OPEC on the brink in these troubled times
The new Saudi leadership could decide to put it out to pasture.
The new Saudi leadership could decide to put it out to pasture. Getting rid of elders has become a bad habit, and not only in the West. Even the most conservative enclaves in the world are not immune to this trend, as proven by the sensational rise of a 30-year-old Saudi who is increasingly responsible for the fate of the somewhat threadbare Organisation of Petroleum Exporting Countries (OPEC).
At the age of 55, OPEC claims it still has a role to play. But the ambitions of the deputy crown prince to the Saudi throne, young Mohammed bin Salman, and the new and volatile dynamics that are now affecting the global energy sector could be enough to force OPEC’s dissolution or ultimately condemn it to irrelevance.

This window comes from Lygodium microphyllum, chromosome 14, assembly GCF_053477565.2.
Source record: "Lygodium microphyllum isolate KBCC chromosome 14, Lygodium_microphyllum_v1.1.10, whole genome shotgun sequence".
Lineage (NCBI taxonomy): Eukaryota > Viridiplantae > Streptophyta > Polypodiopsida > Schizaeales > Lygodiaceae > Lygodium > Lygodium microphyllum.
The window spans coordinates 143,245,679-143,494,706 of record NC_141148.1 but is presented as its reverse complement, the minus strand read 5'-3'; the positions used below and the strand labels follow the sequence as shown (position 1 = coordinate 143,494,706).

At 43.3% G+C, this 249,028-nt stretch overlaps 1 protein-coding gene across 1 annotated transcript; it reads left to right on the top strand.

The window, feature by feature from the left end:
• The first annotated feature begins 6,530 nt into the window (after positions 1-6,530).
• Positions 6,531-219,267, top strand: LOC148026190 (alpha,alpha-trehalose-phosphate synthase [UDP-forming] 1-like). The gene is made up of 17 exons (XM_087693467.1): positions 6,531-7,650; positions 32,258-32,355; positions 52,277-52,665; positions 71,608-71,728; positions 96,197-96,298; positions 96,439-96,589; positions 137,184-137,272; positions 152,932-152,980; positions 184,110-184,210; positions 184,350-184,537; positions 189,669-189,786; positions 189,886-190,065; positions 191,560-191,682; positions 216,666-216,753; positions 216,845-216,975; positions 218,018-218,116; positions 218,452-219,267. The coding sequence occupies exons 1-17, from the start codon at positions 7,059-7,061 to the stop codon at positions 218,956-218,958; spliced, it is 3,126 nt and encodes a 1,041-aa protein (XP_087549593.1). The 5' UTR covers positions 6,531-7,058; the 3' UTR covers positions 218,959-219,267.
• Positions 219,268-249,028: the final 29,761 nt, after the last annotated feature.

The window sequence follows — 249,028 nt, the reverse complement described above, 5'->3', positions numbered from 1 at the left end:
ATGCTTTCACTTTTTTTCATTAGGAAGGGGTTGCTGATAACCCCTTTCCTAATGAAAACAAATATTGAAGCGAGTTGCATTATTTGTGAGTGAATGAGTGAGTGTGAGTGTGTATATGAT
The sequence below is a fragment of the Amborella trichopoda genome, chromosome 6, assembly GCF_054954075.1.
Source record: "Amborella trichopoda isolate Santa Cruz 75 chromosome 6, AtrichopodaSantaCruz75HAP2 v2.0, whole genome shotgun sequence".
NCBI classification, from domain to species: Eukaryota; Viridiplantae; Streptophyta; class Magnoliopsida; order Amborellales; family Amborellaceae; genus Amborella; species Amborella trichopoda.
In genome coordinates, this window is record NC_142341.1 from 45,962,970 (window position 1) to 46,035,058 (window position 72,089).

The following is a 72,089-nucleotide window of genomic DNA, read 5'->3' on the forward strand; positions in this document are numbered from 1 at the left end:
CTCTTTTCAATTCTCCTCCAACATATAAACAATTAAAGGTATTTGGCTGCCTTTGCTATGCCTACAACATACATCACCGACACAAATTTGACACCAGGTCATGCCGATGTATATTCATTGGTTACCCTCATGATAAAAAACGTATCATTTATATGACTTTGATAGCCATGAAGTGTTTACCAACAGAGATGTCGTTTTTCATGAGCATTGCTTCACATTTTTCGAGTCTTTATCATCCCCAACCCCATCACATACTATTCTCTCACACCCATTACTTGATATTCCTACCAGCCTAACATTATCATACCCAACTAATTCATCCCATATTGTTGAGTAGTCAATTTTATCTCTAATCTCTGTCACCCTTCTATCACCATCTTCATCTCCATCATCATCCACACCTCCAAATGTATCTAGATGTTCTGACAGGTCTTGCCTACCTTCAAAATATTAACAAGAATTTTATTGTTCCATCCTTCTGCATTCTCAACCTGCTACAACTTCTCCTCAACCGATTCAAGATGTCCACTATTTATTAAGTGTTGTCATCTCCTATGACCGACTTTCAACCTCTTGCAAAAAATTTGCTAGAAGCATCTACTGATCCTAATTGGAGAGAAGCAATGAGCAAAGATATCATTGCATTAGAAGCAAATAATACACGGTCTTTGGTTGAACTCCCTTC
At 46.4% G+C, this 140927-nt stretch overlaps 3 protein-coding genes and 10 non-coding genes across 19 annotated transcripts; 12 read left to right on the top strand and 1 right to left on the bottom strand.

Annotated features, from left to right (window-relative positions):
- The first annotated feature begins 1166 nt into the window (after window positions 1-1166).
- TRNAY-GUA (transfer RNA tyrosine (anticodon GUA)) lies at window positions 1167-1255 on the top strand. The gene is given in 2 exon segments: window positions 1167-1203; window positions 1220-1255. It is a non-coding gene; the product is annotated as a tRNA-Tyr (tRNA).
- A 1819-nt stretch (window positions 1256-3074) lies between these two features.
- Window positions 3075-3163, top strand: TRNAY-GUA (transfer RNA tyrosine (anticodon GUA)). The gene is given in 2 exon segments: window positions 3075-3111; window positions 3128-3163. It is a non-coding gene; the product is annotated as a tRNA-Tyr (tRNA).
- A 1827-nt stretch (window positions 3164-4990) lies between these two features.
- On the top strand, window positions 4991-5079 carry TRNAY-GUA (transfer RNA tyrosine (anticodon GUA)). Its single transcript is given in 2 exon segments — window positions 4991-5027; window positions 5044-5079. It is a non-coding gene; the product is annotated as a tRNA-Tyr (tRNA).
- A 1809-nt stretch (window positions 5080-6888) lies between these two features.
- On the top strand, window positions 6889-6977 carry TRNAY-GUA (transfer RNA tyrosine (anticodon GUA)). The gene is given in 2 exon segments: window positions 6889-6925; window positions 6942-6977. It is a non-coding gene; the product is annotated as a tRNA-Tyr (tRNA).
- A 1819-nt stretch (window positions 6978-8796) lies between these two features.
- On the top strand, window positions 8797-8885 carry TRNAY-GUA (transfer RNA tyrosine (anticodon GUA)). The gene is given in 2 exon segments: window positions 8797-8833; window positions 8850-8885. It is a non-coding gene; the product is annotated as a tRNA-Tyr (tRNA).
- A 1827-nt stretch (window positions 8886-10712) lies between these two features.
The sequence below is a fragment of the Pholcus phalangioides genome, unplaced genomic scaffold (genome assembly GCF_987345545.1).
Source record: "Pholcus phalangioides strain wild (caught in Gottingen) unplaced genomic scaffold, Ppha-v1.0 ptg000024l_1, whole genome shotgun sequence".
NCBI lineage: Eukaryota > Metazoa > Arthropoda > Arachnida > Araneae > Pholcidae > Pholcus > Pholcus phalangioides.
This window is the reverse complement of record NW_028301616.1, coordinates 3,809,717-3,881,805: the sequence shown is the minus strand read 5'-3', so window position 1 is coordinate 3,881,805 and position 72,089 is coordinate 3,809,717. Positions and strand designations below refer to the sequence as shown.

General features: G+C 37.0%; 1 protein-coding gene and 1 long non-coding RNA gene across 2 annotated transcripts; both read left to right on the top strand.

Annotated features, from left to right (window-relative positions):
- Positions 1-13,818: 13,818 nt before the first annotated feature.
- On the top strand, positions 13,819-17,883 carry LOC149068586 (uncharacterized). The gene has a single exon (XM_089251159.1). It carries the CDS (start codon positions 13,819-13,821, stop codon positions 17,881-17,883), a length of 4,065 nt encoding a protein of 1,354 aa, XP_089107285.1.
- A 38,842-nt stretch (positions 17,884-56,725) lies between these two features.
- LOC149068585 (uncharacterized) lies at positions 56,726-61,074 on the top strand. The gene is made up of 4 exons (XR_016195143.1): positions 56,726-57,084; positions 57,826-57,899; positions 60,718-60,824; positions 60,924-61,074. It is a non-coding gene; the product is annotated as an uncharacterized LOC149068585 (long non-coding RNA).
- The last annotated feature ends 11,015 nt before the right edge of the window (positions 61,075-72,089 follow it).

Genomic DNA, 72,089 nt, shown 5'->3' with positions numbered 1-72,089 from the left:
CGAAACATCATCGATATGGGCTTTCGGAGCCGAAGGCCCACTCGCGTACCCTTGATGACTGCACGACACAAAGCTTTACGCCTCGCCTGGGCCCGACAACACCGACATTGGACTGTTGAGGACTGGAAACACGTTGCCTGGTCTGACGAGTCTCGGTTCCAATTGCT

The cartel’s primary mission is controlling world oil prices. But due to inner wrangling, OPEC hasn’t always managed to fulfil its purpose, and the generally quarrelsome nature of its members has reached outrageous levels recently. For months, the price of a barrel of oil has been hovering at around 30% of its peak during the emerging country boom, but the 13 OPEC member countries have consistently failed to do anything about it.